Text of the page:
Unconditional, Tribute to Musicals Songwriters, Passing Strange and Elizabeth McCann
Until February 8th, I’d been writing articles and reviewing plays for this column as a roving reporter. But Trevor Brown, a young producer, read one of the articles and invited me to attend the preview of “Unconditional” as a member of the New York Press Corps. It was opening at the Public Theatre in a production of the LABrynth Theatre Company, a company cum laboratory founded in l992 by John Ortiz, Philip Seymour Hoffman and a number of other multitalented types. I arrived, was handed my first press kit, sat myself down next to an old friend who writes for Backstage, and several seats away from the venerable John Simon, who was covering the play for Bloomberg News. Other scribes were spread about our section of the LuEsther Hall on the 3rd floor of the Public Theatre.
On entering, I was struck by the very odd configuration of the Hall itself. We were seated at one end, we faced another group in 5 equal rows directly opposite us, at quite a distance. At right angles to us, on both sides, were two rows of elevated seats, above the sets, which gave new meaning to “as seen from above”. Bits and pieces of small sets were scattered about in the playing area, separated by floating walls which we later learned could be, and would be, whisked on and off quickly and quietly.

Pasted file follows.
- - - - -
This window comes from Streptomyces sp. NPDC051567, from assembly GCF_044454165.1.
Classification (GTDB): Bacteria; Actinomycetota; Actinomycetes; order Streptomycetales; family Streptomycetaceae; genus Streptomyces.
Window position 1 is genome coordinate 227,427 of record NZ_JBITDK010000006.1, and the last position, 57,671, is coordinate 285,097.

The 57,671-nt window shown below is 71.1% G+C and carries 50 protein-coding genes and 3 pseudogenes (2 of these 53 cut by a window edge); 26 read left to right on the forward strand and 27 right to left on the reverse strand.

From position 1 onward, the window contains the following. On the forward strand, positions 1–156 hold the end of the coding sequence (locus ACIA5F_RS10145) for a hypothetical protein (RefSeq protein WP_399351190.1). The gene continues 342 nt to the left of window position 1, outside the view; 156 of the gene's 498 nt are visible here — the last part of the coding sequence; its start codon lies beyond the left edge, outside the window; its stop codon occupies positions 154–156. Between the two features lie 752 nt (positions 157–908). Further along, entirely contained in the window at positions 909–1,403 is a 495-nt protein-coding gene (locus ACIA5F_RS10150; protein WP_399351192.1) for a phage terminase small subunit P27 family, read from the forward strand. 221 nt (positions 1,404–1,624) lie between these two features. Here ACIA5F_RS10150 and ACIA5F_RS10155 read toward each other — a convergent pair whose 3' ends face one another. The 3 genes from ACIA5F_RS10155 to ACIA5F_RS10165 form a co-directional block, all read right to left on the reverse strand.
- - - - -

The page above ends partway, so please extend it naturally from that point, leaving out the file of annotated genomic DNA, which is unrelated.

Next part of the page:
Recorded music began the play, and instantly lights focused us on center stage, midway between our section and our opposites. There, on a chair, a white man was bound and gagged, with a rope around his neck. A black man was regaling him with a list of his crimes. It was more than unsettling; it was terrifying. At the end of it, the black man kicked the chair out from under the other fellow, and we were left with a view of him swinging in the night air. Immediate blackout, and lights up on a playing area not three feet from us at our end. Now we were in a filthy lowlife bar, neon lit, scrungy barstools, six of them. An attractive black lady was seated at one end of the line, an average looking Joe at the other. Both were smoking. A bar tender hovered behind. The man tried to engage the woman in conversation. He got nowhere in his attempt to pick her up. But he reached her – at the end of the scene, she turned to him, and it was implied we’d be seeing more of them.